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This Porsche 356 Is The Latest Restomod To Drool Over

Restoration / Comments

The competition-style Outlaw restomod makes a Singer look tame.

Want a vintage 911 made to look even older? Singer might be your best bet. But if it's something even older you want, Emory Motorsports is your address. And its latest project could be its most delectable yet.

Called the 356 RSR, it blends elements from Porsche's venerable 935 racer with the original 356 – models separated (not without a dose of numeric symbology ) by 35 years, but melded together here in one delicious package. And it wasn't built for just any customer, either. This one was commissioned by MOMO chief Henrique Cisneros, who supplied the finishing touches.

The design is based on sketches first drawn up in 2012, but completed under Cisneros' patronage – and to considerable effect, taking Emory's signature 356 Outlaw even further. It started life as a 1960 Porsche 356B T5 coupe, whose bodywork was beyond repair. The perfect platform, in other words, for Emory's transformation, melding elements of a 964-generation 911 chassis, and adding considerable upgrades in the process.

In the tail, for starters, sits Emory's 3.6-liter twin-turbo boxer four, kicking out an impressive 393 horsepower, channeled through a five-speed manual and a Quaife differential, and breathing through a 3-2-1 stainless steel exhaust with straight pipes.

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Emory stretched the wheelbase by over three inches to bridge the gap between the 356 and the 1990 964 Carrera 2, and mounted the chassis on a KW adjustable coil-over suspension with hydraulic lift, Tarrett sway bars, and a slew of upgrades from Eisenlohr Racing Products. And it rides on 17-inch MOMO Heritage wheels, shod with Pirelli P Zero Trofeo R rubber.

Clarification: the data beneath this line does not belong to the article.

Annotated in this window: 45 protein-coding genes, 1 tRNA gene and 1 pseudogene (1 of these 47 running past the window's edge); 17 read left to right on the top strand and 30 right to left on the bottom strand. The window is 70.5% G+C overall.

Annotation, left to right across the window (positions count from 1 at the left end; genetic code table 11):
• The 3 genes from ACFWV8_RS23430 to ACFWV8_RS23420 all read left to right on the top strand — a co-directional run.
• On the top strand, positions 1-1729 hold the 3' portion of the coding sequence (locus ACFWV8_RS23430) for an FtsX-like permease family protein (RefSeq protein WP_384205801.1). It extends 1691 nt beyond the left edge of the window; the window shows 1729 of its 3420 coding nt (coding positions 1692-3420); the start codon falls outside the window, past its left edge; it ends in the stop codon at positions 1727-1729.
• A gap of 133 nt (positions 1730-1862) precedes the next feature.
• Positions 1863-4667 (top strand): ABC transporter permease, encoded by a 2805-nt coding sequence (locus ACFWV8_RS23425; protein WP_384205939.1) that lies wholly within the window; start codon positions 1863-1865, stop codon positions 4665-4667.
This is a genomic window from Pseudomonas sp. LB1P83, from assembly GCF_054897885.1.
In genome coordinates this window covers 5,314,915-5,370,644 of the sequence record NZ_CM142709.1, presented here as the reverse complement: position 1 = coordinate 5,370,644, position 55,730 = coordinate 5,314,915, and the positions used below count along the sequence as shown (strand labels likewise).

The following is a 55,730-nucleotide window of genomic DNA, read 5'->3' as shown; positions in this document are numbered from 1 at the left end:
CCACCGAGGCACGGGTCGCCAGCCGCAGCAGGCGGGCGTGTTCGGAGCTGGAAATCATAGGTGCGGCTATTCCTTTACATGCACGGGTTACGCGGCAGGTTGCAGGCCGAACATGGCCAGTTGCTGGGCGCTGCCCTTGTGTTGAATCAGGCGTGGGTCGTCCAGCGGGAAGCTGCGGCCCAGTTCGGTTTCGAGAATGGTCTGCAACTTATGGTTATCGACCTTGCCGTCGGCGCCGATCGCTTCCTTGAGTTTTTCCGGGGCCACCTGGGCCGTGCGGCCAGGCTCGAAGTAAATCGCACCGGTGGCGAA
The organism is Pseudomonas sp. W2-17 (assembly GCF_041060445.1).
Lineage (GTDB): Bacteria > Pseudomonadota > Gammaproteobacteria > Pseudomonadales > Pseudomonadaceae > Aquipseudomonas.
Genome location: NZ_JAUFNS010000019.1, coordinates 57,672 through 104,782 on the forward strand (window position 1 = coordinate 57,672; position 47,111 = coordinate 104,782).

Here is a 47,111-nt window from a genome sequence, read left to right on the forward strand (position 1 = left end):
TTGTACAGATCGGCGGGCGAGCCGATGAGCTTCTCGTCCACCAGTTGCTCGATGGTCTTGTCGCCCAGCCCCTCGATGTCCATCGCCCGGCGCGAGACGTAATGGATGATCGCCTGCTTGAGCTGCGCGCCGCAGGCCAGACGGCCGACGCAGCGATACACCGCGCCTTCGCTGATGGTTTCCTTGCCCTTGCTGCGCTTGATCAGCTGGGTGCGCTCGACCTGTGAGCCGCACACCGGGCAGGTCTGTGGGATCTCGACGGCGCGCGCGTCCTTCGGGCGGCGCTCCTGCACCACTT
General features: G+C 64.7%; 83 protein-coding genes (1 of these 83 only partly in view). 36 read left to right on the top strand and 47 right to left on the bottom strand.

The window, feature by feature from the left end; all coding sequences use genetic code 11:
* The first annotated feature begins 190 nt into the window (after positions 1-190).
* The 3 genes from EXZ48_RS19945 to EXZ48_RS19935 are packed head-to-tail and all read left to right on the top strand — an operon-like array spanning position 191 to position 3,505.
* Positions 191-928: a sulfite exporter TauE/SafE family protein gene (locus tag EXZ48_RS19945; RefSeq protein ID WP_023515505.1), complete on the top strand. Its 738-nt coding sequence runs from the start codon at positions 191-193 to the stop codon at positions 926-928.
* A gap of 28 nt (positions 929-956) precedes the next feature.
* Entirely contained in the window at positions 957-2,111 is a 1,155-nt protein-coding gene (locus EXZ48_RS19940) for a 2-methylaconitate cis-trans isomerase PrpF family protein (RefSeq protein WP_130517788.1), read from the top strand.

MOMO also furnished the Prototipo steering wheel, five-point harness, layered-wood shift knob, pedals, and more. And Emory also fitted an 18-gallon competition-spec fuel cell with a Radium FCST delivery system.

The refurbished bodywork features a competition-style removable nose and tail crafted by hand from aluminum, with louvered front fenders – all coated in a special shade of Meteorite Matte Metallic that looks positively stunning.

"People had strong reactions when we debuted the 356 RSR at Luftgekühlt this past May," said its creator Rod Emory. "It was too over-the-top even for some of the forgiving purists – something we're used to after being branded Outlaws by the period-correct owners decades ago – but the car definitely attracted a lot of attention and now serves as a benchmark for what we can do with Porsche's extremely flexible platforms."

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